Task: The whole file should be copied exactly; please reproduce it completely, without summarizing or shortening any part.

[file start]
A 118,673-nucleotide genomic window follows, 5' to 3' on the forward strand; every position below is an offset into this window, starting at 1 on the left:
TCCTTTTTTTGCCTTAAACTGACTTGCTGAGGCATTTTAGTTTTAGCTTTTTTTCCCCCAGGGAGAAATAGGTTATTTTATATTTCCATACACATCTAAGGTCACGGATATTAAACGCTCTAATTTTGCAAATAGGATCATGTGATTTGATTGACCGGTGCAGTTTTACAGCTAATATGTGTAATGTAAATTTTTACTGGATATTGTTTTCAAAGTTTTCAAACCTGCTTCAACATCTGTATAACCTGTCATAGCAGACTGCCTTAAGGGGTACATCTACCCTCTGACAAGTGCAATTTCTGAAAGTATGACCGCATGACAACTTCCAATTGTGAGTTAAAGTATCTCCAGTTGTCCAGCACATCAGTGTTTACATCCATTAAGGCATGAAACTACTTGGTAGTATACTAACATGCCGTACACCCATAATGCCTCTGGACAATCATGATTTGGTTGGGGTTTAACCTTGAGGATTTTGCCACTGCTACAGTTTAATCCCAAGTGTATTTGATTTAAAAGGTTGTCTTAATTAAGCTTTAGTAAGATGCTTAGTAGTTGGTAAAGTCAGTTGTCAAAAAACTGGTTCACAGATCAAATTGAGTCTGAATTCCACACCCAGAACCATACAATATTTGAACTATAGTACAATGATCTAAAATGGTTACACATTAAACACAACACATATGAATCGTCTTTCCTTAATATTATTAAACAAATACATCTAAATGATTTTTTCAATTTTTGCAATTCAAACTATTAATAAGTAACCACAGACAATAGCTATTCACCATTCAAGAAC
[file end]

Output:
A 118,673-nucleotide genomic window follows, 5' to 3' on the forward strand; every position below is an offset into this window, starting at 1 on the left:
TCCTTTTTTTGCCTTAAACTGACTTGCTGAGGCATTTTAGTTTTAGCTTTTTTTCCCCCAGGGAGAAATAGGTTATTTTATATTTCCATACACATCTAAGGTCACGGATATTAAACGCTCTAATTTTGCAAATAGGATCATGTGATTTGATTGACCGGTGCAGTTTTACAGCTAATATGTGTAATGTAAATTTTTACTGGATATTGTTTTCAAAGTTTTCAAACCTGCTTCAACATCTGTATAACCTGTCATAGCAGACTGCCTTAAGGGGTACATCTACCCTCTGACAAGTGCAATTTCTGAAAGTATGACCGCATGACAACTTCCAATTGTGAGTTAAAGTATCTCCAGTTGTCCAGCACATCAGTGTTTACATCCATTAAGGCATGAAACTACTTGGTAGTATACTAACATGCCGTACACCCATAATGCCTCTGGACAATCATGATTTGGTTGGGGTTTAACCTTGAGGATTTTGCCACTGCTACAGTTTAATCCCAAGTGTATTTGATTTAAAAGGTTGTCTTAATTAAGCTTTAGTAAGATGCTTAGTAGTTGGTAAAGTCAGTTGTCAAAAAACTGGTTCACAGATCAAATTGAGTCTGAATTCCACACCCAGAACCATACAATATTTGAACTATAGTACAATGATCTAAAATGGTTACACATTAAACACAACACATATGAATCGTCTTTCCTTAATATTATTAAACAAATACATCTAAATGATTTTTTCAATTTTTGCAATTCAAACTATTAATAAGTAACCACAGACAATAGCTATTCACCATTCAAGAAC